Inside the Capitol

Saturday, March 22, 2008

3-28 Why Did Richardson Endorse Obama?

Syndicated Columnist
SANTA FE -- Why did Gov. Bill Richardson endorse Sen. Barack Obama over Sen. Hillary Clinton?
Richardson says he doesn't really know but he's trying to figure it out. There's something special about the guy, he says. He's an extraordinary American. He will be a historic and great president, a once-in-a-lifetime leader.
Obviously Richardson sees something in the guy. It is something intangible, a feeling that many are getting, including many in the media who have been accused of subconsciously favoring Obama, even while trying to make it appear that Clinton is closer to winning than she is and still has a chance.
Of course, we know the media love a horserace because it keeps people interested. But the numbers indicate Clinton would have to start taking superdelegates away from Obama and it's going in the opposite direction now.
Clinton's only road to victory now is for Obama to stumble so badly that superdelegates decide as a group that they will have to throw the election to Clinton even though Obama has won the popular vote and the pledged delegates.
That could happen and that is precisely the reason superdelegates were created by both parties -- to nominate the more electable candidate.
But Democrats were left with a very bad taste in their mouths in 2000 when their candidate, Al Gore, lost the presidency despite winning the popular vote.
The numbers likely played a part in Richardson's decision to go with Obama. If the situation were reversed, he could have been expected to go with Clinton. It would have been a less painful decision, considering his close ties to the Clintons.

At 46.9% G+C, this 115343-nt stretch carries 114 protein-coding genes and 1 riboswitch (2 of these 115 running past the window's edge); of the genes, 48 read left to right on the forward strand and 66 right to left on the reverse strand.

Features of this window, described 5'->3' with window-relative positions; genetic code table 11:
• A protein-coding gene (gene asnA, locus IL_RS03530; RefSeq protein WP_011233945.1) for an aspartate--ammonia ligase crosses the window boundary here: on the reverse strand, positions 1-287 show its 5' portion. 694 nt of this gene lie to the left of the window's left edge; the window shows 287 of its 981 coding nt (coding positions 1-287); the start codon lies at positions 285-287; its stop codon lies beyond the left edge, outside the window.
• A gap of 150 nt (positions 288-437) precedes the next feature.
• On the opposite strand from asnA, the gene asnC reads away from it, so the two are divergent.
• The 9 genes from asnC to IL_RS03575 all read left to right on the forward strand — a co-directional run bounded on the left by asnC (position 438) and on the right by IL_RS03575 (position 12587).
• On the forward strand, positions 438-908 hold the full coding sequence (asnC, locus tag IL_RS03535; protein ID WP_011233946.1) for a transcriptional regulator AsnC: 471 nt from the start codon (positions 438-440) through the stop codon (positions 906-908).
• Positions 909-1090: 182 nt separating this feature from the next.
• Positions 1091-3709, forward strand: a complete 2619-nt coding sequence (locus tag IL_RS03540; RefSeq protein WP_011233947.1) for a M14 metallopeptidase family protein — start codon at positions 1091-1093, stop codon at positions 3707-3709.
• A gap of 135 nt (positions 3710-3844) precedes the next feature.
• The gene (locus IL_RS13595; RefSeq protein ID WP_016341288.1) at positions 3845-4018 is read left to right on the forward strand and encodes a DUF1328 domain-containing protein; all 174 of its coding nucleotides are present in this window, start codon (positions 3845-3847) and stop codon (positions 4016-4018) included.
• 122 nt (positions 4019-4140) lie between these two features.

Since Richardson's decision to back Obama, he has often expressed his admiration for Hillary Clinton. It was interesting that his positive comments about her even brought cheers from the Obama crowd in Portland when Richardson officially announced his endorsement.
Richardson's feelings of a need for party unity also were a likely reason for his endorsement of Obama, who has called for bringing people together. The two are a good fit on that issue.
Gov. Richardson's success in dealing with foreign enemies is actually almost crucial to Obama's commitment to sit down with our enemies. It is not a position that is popular with war supporters.
Talking heads from the right insist that dealing with one's enemies is a sign of weakness and is impossible because they don't want the same things we do. Being able to hold Richardson out as evidence of success in dealing with our enemies on a small scale can be of great assistance to Obama's message.
Richardson says that in one of his calls from Obama, when he was seeking the governor's endorsement, Obama said, "Come on, Bill, we'll make history, man." Richardson hasn't explained exactly what Obama meant, and maybe he isn't sure.
But they are a history-making pair. Both are children of the world, with an American parent and a foreign-born parent. Both were raised abroad in their early years. Both grew up "between worlds," as Richardson termed it in his book by that name.
It seems like too ethnic a ticket, although Blacks and Hispanics are the Democratic Party's two most dependable bases. Both have a White American parent although that isn't either man's defining characteristic.
That probably makes secretary of state or some sort of personal ambassador or policy advisor to the president more likely for Richardson.
Somehow Richardson and Obama do seem to make a good team. They had a good rapport during the debates. In his endorsement speech, Richardson again told the story of Obama whispering him the topic of a question he didn't hear, instead of "throwing him under the bus."
There's no telling what this pairing will mean. It may be that Richardson will make some campaign appearances for Obama and that will be it. There just hasn't been much talk about its significance because few ever thought much about the possibility of it happening.
FRI, 3-28-08

JAY MILLER, 3 La Tusa, Santa Fe, NM 87505
(ph) 982-2723, (fax) 984-0982, (e-mail)



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